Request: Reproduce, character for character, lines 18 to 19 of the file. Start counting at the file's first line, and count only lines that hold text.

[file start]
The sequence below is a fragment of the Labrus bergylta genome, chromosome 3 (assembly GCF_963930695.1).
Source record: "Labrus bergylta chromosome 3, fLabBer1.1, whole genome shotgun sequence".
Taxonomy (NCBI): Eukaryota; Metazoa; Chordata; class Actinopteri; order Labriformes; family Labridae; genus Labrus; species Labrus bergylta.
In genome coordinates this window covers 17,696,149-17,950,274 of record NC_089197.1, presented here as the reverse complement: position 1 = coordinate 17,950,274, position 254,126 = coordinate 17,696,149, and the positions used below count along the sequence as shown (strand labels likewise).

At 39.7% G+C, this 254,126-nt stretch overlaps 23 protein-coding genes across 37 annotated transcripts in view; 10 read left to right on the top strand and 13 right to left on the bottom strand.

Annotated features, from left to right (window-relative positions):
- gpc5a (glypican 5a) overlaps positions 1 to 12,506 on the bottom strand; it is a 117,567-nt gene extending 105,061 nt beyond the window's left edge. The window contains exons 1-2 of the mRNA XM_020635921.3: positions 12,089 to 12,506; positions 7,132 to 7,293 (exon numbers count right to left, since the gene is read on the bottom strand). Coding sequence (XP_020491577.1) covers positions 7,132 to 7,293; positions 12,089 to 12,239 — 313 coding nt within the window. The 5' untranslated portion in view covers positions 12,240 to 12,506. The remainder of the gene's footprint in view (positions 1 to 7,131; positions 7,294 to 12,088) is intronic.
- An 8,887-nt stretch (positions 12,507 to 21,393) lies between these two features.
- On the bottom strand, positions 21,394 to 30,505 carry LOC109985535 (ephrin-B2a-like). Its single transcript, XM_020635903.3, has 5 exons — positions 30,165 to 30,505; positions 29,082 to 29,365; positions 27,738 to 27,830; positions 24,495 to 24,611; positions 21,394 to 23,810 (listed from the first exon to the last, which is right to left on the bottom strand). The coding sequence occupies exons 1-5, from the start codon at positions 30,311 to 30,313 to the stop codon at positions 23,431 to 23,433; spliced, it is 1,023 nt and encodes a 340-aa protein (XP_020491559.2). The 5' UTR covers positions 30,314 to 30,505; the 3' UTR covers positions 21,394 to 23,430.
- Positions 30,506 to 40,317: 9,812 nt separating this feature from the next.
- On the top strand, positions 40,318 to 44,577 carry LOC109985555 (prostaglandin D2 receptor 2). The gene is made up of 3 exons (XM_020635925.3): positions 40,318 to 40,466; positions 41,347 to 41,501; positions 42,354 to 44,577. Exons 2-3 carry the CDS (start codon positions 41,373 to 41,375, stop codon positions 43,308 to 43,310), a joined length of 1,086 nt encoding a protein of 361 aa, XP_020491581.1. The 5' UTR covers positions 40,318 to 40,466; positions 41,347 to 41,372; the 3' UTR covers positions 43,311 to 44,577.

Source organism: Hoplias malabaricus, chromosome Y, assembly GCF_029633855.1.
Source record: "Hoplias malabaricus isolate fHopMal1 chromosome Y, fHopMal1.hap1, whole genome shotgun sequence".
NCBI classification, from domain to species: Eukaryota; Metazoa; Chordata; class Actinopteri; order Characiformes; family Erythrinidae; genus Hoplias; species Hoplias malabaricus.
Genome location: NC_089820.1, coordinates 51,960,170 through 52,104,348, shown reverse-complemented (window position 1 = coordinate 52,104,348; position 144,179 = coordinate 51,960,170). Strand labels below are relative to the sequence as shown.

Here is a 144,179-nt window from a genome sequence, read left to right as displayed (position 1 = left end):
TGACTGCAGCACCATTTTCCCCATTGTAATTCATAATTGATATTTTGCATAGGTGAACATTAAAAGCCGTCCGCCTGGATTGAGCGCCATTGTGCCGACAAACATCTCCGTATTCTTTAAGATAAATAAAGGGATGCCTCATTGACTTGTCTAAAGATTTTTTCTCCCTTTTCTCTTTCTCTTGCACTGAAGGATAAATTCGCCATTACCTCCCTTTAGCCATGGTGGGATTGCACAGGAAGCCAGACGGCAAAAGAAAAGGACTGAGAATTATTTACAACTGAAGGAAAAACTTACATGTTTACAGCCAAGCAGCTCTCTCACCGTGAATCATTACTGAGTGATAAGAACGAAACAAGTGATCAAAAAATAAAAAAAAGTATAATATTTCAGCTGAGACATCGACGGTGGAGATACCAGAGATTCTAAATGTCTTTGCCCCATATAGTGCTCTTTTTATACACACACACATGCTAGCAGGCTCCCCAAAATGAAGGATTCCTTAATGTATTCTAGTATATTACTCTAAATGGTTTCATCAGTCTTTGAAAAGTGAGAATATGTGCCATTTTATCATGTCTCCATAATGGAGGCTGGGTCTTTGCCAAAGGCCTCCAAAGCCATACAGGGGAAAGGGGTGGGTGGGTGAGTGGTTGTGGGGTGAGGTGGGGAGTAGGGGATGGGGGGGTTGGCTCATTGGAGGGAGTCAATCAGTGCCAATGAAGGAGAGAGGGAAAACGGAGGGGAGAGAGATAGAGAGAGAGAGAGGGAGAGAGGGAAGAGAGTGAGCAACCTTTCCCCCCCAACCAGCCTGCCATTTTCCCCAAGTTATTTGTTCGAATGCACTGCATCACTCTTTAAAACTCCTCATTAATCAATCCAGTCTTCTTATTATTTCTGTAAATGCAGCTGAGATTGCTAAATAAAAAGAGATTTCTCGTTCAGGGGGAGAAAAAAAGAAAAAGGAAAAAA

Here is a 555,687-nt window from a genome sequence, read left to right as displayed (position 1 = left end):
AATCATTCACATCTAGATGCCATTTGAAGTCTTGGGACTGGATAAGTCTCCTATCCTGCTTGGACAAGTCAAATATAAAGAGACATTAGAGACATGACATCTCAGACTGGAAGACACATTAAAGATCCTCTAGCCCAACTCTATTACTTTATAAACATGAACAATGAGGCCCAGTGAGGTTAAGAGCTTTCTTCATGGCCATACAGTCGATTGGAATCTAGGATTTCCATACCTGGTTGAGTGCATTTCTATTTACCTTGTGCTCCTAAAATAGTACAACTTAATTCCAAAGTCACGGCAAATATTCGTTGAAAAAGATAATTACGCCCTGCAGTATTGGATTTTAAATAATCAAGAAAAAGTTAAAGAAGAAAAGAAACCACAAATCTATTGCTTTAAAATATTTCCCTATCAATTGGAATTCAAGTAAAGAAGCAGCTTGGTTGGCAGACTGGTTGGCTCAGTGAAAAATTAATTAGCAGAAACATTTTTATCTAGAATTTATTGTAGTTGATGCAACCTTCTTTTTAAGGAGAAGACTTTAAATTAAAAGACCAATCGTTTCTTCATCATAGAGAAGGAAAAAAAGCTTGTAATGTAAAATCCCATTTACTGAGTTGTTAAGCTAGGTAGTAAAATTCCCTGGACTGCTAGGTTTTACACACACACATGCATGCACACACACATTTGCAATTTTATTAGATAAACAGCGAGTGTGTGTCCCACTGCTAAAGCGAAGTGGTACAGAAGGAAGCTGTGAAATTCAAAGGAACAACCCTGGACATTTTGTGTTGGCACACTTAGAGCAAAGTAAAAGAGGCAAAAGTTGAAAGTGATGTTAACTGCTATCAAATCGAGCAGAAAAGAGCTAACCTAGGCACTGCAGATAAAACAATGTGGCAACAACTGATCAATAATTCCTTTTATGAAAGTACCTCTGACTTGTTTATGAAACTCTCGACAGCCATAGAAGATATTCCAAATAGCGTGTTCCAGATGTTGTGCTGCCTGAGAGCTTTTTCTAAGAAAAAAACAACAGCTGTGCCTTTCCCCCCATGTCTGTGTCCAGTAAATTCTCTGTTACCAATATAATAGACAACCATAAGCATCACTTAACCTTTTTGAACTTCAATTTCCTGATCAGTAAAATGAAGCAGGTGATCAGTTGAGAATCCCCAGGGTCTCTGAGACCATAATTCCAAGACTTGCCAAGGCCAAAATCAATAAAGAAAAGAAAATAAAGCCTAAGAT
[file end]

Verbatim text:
Here is a 555,687-nt window from a genome sequence, read left to right as displayed (position 1 = left end):
AATCATTCACATCTAGATGCCATTTGAAGTCTTGGGACTGGATAAGTCTCCTATCCTGCTTGGACAAGTCAAATATAAAGAGACATTAGAGACATGACATCTCAGACTGGAAGACACATTAAAGATCCTCTAGCCCAACTCTATTACTTTATAAACATGAACAATGAGGCCCAGTGAGGTTAAGAGCTTTCTTCATGGCCATACAGTCGATTGGAATCTAGGATTTCCATACCTGGTTGAGTGCATTTCTATTTACCTTGTGCTCCTAAAATAGTACAACTTAATTCCAAAGTCACGGCAAATATTCGTTGAAAAAGATAATTACGCCCTGCAGTATTGGATTTTAAATAATCAAGAAAAAGTTAAAGAAGAAAAGAAACCACAAATCTATTGCTTTAAAATATTTCCCTATCAATTGGAATTCAAGTAAAGAAGCAGCTTGGTTGGCAGACTGGTTGGCTCAGTGAAAAATTAATTAGCAGAAACATTTTTATCTAGAATTTATTGTAGTTGATGCAACCTTCTTTTTAAGGAGAAGACTTTAAATTAAAAGACCAATCGTTTCTTCATCATAGAGAAGGAAAAAAAGCTTGTAATGTAAAATCCCATTTACTGAGTTGTTAAGCTAGGTAGTAAAATTCCCTGGACTGCTAGGTTTTACACACACACATGCATGCACACACACATTTGCAATTTTATTAGATAAACAGCGAGTGTGTGTCCCACTGCTAAAGCGAAGTGGTACAGAAGGAAGCTGTGAAATTCAAAGGAACAACCCTGGACATTTTGTGTTGGCACACTTAGAGCAAAGTAAAAGAGGCAAAAGTTGAAAGTGATGTTAACTGCTATCAAATCGAGCAGAAAAGAGCTAACCTAGGCACTGCAGATAAAACAATGTGGCAACAACTGATCAATAATTCCTTTTATGAAAGTACCTCTGACTTGTTTATGAAACTCTCGACAGCCATAGAAGATATTCCAAATAGCGTGTTCCAGATGTTGTGCTGCCTGAGAGCTTTTTCTAAGAAAAAAACAACAGCTGTGCCTTTCCCCCCATGTCTGTGTCCAGTAAATTCTCTGTTACCAATATAATAGACAACCATAAGCATCACTTAACCTTTTTGAACTTCAATTTCCTGATCAGTAAAATGAAGCAGGTGATCAGTTGAGAATCCCCAGGGTCTCTGAGACCATAATTCCAAGACTTGCCAAGGCCAAAATCAATAAAGAAAAGAAAATAAAGCCTAAGAT